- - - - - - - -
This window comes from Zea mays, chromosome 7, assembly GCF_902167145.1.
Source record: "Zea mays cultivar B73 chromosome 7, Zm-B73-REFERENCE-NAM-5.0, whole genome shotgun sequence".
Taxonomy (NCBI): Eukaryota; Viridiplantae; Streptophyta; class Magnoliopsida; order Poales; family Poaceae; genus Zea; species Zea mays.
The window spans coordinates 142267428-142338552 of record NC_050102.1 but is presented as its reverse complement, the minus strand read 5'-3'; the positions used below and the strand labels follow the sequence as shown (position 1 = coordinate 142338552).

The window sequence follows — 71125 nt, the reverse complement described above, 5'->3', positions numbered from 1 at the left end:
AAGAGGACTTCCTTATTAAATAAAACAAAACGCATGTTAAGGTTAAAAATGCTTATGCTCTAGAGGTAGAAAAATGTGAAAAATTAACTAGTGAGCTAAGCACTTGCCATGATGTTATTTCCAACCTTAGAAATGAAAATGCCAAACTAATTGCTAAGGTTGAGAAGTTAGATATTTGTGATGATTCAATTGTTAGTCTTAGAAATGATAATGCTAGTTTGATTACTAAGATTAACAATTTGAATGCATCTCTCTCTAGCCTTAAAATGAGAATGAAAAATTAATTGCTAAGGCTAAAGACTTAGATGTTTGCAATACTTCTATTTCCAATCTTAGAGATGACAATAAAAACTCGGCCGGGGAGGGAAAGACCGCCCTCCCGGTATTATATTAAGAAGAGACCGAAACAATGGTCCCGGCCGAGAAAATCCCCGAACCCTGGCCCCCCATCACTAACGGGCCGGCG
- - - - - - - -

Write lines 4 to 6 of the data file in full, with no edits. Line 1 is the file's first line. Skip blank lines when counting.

The window spans coordinates 142267428-142338552 of record NC_050102.1 but is presented as its reverse complement, the minus strand read 5'-3'; the positions used below and the strand labels follow the sequence as shown (position 1 = coordinate 142338552).

The window sequence follows — 71125 nt, the reverse complement described above, 5'->3', positions numbered from 1 at the left end:
AAGAGGACTTCCTTATTAAATAAAACAAAACGCATGTTAAGGTTAAAAATGCTTATGCTCTAGAGGTAGAAAAATGTGAAAAATTAACTAGTGAGCTAAGCACTTGCCATGATGTTATTTCCAACCTTAGAAATGAAAATGCCAAACTAATTGCTAAGGTTGAGAAGTTAGATATTTGTGATGATTCAATTGTTAGTCTTAGAAATGATAATGCTAGTTTGATTACTAAGATTAACAATTTGAATGCATCTCTCTCTAGCCTTAAAATGAGAATGAAAAATTAATTGCTAAGGCTAAAGACTTAGATGTTTGCAATACTTCTATTTCCAATCTTAGAGATGACAATAAAAACTCGGCCGGGGAGGGAAAGACCGCCCTCCCGGTATTATATTAAGAAGAGACCGAAACAATGGTCCCGGCCGAGAAAATCCCCGAACCCTGGCCCCCCATCACTAACGGGCCGGCG